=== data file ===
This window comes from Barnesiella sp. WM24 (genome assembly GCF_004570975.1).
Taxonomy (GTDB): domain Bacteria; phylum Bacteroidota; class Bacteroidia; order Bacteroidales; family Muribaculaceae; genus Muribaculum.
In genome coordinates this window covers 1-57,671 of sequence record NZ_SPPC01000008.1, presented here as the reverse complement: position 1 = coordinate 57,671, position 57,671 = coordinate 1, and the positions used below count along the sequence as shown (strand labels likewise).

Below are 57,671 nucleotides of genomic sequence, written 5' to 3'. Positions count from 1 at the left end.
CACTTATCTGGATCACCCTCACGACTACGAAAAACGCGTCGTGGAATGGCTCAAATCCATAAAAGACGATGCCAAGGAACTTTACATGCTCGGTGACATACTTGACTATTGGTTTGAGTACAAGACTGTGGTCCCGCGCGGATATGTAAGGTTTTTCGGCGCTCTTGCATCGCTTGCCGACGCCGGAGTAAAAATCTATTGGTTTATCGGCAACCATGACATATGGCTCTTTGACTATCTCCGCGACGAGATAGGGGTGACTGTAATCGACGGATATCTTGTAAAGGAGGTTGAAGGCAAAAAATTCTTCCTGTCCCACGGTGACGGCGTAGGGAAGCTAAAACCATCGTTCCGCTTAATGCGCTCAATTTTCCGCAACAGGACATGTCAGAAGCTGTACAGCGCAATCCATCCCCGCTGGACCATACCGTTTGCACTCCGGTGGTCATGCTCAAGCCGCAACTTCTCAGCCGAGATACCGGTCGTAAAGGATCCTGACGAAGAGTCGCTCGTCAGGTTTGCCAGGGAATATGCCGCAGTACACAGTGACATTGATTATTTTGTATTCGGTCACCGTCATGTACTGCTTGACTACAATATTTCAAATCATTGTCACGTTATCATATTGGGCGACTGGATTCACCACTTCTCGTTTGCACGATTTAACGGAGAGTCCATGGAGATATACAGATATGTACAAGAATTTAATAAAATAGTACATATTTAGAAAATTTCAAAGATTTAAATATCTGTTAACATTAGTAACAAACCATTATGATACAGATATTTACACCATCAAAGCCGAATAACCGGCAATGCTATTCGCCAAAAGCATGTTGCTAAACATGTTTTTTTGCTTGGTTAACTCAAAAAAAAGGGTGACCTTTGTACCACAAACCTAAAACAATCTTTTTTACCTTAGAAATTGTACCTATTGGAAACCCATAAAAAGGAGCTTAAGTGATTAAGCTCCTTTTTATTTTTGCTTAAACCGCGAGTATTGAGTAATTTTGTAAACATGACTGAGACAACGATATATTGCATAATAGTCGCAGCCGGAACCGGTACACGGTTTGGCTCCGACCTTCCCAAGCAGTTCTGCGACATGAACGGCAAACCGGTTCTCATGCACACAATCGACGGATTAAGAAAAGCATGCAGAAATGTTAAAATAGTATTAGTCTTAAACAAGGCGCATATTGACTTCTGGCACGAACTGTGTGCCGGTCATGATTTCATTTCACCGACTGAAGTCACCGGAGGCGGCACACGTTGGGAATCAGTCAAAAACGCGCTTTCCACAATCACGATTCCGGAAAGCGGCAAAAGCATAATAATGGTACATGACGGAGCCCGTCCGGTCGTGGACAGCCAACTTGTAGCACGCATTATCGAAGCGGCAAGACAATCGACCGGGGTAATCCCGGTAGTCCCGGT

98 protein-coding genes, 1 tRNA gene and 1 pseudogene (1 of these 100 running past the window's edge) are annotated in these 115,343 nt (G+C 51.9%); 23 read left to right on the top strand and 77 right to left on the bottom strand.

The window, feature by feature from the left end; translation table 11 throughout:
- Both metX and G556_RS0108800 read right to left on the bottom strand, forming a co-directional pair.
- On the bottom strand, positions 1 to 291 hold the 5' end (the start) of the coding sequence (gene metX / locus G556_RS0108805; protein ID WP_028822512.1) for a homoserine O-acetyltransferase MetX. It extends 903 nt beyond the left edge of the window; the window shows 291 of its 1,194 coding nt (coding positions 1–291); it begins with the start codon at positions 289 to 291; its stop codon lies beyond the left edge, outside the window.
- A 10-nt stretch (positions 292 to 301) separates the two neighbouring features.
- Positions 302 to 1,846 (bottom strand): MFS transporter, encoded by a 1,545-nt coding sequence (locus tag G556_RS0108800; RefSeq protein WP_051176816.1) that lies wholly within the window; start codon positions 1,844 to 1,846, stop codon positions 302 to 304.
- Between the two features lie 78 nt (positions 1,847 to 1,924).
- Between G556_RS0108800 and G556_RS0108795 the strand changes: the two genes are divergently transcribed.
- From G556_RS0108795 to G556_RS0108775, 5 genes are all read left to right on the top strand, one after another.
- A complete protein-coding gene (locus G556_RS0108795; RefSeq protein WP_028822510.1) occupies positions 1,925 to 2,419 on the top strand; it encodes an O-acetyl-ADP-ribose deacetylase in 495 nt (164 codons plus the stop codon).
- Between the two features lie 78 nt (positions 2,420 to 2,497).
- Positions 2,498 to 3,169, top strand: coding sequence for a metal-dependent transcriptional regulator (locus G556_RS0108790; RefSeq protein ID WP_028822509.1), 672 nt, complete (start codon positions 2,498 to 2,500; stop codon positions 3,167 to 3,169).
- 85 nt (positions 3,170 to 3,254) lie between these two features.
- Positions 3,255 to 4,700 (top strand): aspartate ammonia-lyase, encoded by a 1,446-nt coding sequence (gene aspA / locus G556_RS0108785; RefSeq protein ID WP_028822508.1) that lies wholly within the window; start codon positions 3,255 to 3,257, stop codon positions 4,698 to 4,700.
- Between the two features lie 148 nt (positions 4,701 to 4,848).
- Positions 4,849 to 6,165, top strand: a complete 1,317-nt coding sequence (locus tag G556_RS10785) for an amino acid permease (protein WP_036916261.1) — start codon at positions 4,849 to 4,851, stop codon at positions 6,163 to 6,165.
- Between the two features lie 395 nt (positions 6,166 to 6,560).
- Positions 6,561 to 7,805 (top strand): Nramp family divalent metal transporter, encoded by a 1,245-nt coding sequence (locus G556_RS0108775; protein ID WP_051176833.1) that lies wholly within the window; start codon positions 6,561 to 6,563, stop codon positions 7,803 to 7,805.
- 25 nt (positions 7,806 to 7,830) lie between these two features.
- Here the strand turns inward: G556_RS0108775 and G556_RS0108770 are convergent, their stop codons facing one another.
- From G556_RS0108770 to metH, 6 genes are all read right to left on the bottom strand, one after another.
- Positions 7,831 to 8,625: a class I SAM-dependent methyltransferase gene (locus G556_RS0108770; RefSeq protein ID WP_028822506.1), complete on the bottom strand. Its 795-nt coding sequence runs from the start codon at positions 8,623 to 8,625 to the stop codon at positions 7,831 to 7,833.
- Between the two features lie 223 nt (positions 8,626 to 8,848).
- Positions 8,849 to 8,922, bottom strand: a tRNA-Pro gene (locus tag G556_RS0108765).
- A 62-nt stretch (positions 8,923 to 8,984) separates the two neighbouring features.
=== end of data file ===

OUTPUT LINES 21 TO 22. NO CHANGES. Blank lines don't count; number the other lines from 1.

- Positions 4,849 to 6,165, top strand: a complete 1,317-nt coding sequence (locus tag G556_RS10785) for an amino acid permease (protein WP_036916261.1) — start codon at positions 4,849 to 4,851, stop codon at positions 6,163 to 6,165.
- Between the two features lie 395 nt (positions 6,166 to 6,560).